The feedback meeting is also an opportunity to discuss the organization’s new vision from the “creating a vision” phase. During this time, employees learn more about how their work fits into the new vision, why the changes are necessary and how the changes will impact their lives. It’s an opportunity for a robust discussion.

Sometimes, if the organization is large, there will need to be a series of feedback meetings. In this case, a combined list of recommendations is given to the leadership team to use as they plan and implement activities during the change. Often, a core group of employees is assigned to work on a task force that helps plan and implement the change.

As a result of this collaborative process, employee questions, ideas and needs will be heard and taken into consideration during the planning and implementation of change. They will be involved in decisions that affect their lives, will feel that leaders have seen and cared for them and will have the big picture, as Barry Oshry recommends in Seeing Systems.

This process also creates a real commitment to the change, since employees will have been involved in creating it. Employees begin buying into the change in advance, which keeps decreased productivity to a minimum and shortens its duration.

Stories of Change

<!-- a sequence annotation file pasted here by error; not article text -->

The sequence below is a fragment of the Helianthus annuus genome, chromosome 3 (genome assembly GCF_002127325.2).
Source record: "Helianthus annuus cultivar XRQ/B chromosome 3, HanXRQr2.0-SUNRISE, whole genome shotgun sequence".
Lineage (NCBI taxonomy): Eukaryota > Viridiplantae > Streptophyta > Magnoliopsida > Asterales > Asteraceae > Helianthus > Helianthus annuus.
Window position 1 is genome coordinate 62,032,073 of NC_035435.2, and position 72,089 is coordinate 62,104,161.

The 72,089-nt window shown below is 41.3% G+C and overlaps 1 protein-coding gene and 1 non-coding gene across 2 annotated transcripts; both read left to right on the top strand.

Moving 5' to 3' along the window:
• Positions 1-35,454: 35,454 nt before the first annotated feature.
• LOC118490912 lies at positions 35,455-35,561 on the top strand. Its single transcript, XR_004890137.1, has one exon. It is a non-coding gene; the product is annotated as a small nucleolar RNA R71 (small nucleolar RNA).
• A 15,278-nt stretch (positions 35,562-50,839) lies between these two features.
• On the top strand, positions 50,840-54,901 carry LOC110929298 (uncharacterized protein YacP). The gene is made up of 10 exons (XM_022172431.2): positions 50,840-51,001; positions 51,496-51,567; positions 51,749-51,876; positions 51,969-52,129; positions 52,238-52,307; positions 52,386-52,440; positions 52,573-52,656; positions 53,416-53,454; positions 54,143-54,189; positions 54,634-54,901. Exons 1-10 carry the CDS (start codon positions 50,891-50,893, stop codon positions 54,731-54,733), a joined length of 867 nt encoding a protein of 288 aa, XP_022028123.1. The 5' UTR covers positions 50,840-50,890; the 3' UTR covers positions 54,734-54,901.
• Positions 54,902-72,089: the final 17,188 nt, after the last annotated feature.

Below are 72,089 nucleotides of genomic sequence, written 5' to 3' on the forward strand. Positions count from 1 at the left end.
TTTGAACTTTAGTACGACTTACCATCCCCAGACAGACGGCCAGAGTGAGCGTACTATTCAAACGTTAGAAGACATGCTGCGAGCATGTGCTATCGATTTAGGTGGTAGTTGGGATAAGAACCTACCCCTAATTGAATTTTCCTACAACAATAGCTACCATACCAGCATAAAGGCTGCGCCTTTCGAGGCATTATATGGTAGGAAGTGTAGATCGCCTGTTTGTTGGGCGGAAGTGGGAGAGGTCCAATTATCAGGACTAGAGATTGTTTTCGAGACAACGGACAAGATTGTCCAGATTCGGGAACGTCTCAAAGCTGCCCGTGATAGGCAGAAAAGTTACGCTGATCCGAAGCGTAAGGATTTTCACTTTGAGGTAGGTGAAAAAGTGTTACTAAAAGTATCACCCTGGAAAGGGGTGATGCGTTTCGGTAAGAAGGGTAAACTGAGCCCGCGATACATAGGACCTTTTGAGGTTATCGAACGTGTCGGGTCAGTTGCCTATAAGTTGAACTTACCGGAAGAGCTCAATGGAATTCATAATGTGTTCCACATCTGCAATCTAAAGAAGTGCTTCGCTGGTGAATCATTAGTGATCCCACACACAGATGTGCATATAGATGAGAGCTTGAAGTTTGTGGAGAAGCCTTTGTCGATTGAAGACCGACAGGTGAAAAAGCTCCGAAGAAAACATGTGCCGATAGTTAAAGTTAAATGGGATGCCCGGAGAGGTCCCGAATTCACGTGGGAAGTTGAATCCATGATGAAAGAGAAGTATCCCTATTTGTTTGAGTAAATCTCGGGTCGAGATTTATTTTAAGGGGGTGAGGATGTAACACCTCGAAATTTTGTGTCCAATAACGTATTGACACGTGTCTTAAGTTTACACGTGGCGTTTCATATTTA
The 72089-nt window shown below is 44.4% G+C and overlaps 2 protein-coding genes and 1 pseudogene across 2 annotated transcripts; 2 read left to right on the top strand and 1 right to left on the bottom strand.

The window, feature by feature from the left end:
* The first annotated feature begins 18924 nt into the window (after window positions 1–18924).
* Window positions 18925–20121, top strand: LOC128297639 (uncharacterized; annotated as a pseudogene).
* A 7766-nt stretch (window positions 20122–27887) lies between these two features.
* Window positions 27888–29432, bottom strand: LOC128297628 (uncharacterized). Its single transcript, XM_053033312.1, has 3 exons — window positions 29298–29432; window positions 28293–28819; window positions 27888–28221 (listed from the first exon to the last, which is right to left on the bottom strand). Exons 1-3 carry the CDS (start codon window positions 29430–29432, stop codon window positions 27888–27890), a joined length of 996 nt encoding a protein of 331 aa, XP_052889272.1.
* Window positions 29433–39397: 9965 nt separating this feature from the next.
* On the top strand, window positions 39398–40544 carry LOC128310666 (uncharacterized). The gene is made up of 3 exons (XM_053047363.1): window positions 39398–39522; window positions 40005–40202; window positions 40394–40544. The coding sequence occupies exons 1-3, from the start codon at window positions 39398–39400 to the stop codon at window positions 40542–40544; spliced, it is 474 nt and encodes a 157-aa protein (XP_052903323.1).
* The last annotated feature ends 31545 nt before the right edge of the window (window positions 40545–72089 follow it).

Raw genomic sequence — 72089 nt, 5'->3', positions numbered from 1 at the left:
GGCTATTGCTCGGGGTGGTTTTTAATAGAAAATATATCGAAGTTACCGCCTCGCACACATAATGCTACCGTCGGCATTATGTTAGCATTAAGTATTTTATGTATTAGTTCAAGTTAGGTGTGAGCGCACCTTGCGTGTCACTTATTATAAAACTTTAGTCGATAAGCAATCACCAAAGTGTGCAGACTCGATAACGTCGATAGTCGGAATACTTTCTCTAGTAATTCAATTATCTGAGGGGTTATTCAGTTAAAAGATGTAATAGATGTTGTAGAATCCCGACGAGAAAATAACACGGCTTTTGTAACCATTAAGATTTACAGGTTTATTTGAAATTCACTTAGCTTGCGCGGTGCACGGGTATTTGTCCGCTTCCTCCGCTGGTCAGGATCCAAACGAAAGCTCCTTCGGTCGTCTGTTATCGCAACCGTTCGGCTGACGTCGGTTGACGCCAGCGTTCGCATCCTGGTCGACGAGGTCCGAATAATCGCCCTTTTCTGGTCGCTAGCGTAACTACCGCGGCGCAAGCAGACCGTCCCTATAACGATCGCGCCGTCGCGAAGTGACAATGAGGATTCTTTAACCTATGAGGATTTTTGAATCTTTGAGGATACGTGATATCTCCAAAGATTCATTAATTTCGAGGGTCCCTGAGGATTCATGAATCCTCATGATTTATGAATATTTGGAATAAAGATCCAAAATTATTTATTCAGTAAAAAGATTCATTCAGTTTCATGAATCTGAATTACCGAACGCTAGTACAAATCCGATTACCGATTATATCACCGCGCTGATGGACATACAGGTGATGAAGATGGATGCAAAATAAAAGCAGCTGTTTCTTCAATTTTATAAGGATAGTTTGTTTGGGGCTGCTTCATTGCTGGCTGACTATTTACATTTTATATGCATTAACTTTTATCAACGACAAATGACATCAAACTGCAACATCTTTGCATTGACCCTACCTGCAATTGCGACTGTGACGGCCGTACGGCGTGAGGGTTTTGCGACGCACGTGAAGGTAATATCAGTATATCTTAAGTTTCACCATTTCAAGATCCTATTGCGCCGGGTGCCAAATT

I have seen the successful engagement of lower-level employees during times of change. I have also seen a lack of engagement from these employees and the problems that ensued. The following examples are simple and illustrate the issues discussed in this chapter.

Many years ago, I worked with a new leader of a division of a corporation. He was interested in gathering data from employees as he began his tenure. We asked a few simple questions in the interviews and the data that came from it was very helpful for that new leader. The data was positive and included information on employee concerns, what they needed and how to engage them. But, when I discussed the themes of the data with him, he changed his mind; he decided not to finish the collaborative process. Over the next few years, this leader had issues engaging and motivating his people. He focused solely on numbers and people in upper management, disregarding the data we gathered. The result was apathy in the organization and, in turn, decreased productivity from the people he was leading.